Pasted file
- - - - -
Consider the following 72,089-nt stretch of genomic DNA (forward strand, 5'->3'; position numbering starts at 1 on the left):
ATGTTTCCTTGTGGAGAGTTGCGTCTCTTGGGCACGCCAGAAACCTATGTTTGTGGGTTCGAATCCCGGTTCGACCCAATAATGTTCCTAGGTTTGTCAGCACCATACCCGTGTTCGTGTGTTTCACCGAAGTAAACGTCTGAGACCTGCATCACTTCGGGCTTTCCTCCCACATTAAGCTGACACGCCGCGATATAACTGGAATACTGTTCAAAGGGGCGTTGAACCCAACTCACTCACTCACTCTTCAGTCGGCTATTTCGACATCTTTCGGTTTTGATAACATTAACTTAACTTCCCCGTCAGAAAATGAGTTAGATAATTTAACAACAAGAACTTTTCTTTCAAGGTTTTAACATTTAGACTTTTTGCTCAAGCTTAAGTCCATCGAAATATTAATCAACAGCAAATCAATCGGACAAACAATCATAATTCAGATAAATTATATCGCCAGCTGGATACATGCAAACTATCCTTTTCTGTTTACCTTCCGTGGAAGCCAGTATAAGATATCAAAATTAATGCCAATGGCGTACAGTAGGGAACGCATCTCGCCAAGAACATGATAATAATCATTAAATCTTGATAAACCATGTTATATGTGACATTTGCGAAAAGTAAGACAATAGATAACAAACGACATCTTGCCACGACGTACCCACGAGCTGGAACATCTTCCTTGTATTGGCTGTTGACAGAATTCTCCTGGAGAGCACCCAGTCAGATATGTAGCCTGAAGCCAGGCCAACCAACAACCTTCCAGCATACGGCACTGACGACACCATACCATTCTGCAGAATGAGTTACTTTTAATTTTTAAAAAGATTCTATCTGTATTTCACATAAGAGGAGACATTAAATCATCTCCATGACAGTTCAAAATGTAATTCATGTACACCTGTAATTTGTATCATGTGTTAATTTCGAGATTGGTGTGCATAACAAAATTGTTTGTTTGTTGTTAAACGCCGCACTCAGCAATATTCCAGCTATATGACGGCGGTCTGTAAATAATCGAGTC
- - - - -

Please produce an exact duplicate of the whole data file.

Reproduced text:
Consider the following 72,089-nt stretch of genomic DNA (forward strand, 5'->3'; position numbering starts at 1 on the left):
ATGTTTCCTTGTGGAGAGTTGCGTCTCTTGGGCACGCCAGAAACCTATGTTTGTGGGTTCGAATCCCGGTTCGACCCAATAATGTTCCTAGGTTTGTCAGCACCATACCCGTGTTCGTGTGTTTCACCGAAGTAAACGTCTGAGACCTGCATCACTTCGGGCTTTCCTCCCACATTAAGCTGACACGCCGCGATATAACTGGAATACTGTTCAAAGGGGCGTTGAACCCAACTCACTCACTCACTCTTCAGTCGGCTATTTCGACATCTTTCGGTTTTGATAACATTAACTTAACTTCCCCGTCAGAAAATGAGTTAGATAATTTAACAACAAGAACTTTTCTTTCAAGGTTTTAACATTTAGACTTTTTGCTCAAGCTTAAGTCCATCGAAATATTAATCAACAGCAAATCAATCGGACAAACAATCATAATTCAGATAAATTATATCGCCAGCTGGATACATGCAAACTATCCTTTTCTGTTTACCTTCCGTGGAAGCCAGTATAAGATATCAAAATTAATGCCAATGGCGTACAGTAGGGAACGCATCTCGCCAAGAACATGATAATAATCATTAAATCTTGATAAACCATGTTATATGTGACATTTGCGAAAAGTAAGACAATAGATAACAAACGACATCTTGCCACGACGTACCCACGAGCTGGAACATCTTCCTTGTATTGGCTGTTGACAGAATTCTCCTGGAGAGCACCCAGTCAGATATGTAGCCTGAAGCCAGGCCAACCAACAACCTTCCAGCATACGGCACTGACGACACCATACCATTCTGCAGAATGAGTTACTTTTAATTTTTAAAAAGATTCTATCTGTATTTCACATAAGAGGAGACATTAAATCATCTCCATGACAGTTCAAAATGTAATTCATGTACACCTGTAATTTGTATCATGTGTTAATTTCGAGATTGGTGTGCATAACAAAATTGTTTGTTTGTTGTTAAACGCCGCACTCAGCAATATTCCAGCTATATGACGGCGGTCTGTAAATAATCGAGTC